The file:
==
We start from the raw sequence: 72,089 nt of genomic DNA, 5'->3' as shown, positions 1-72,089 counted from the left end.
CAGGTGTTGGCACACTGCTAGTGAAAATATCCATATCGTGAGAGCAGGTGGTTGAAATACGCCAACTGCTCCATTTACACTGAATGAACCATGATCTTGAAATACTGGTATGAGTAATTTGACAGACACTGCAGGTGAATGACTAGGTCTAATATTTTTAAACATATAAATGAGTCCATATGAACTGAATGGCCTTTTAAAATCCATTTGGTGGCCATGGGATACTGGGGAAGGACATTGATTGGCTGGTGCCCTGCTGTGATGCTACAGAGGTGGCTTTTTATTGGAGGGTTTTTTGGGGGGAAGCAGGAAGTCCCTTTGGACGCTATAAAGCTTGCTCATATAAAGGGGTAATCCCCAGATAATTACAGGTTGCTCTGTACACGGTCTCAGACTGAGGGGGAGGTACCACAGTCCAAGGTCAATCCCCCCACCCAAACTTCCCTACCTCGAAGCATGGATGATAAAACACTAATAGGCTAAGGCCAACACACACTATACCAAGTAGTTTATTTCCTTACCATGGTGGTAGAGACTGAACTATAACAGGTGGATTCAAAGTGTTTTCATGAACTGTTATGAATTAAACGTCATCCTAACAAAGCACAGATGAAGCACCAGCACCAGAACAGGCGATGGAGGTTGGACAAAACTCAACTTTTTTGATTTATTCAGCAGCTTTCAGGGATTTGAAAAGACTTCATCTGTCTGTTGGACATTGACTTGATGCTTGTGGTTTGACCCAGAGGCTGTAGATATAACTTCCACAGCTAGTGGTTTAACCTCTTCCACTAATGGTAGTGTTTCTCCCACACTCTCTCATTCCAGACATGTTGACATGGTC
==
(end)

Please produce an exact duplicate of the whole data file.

We start from the raw sequence: 72,089 nt of genomic DNA, 5'->3' as shown, positions 1-72,089 counted from the left end.
CAGGTGTTGGCACACTGCTAGTGAAAATATCCATATCGTGAGAGCAGGTGGTTGAAATACGCCAACTGCTCCATTTACACTGAATGAACCATGATCTTGAAATACTGGTATGAGTAATTTGACAGACACTGCAGGTGAATGACTAGGTCTAATATTTTTAAACATATAAATGAGTCCATATGAACTGAATGGCCTTTTAAAATCCATTTGGTGGCCATGGGATACTGGGGAAGGACATTGATTGGCTGGTGCCCTGCTGTGATGCTACAGAGGTGGCTTTTTATTGGAGGGTTTTTTGGGGGGAAGCAGGAAGTCCCTTTGGACGCTATAAAGCTTGCTCATATAAAGGGGTAATCCCCAGATAATTACAGGTTGCTCTGTACACGGTCTCAGACTGAGGGGGAGGTACCACAGTCCAAGGTCAATCCCCCCACCCAAACTTCCCTACCTCGAAGCATGGATGATAAAACACTAATAGGCTAAGGCCAACACACACTATACCAAGTAGTTTATTTCCTTACCATGGTGGTAGAGACTGAACTATAACAGGTGGATTCAAAGTGTTTTCATGAACTGTTATGAATTAAACGTCATCCTAACAAAGCACAGATGAAGCACCAGCACCAGAACAGGCGATGGAGGTTGGACAAAACTCAACTTTTTTGATTTATTCAGCAGCTTTCAGGGATTTGAAAAGACTTCATCTGTCTGTTGGACATTGACTTGATGCTTGTGGTTTGACCCAGAGGCTGTAGATATAACTTCCACAGCTAGTGGTTTAACCTCTTCCACTAATGGTAGTGTTTCTCCCACACTCTCTCATTCCAGACATGTTGACATGGTC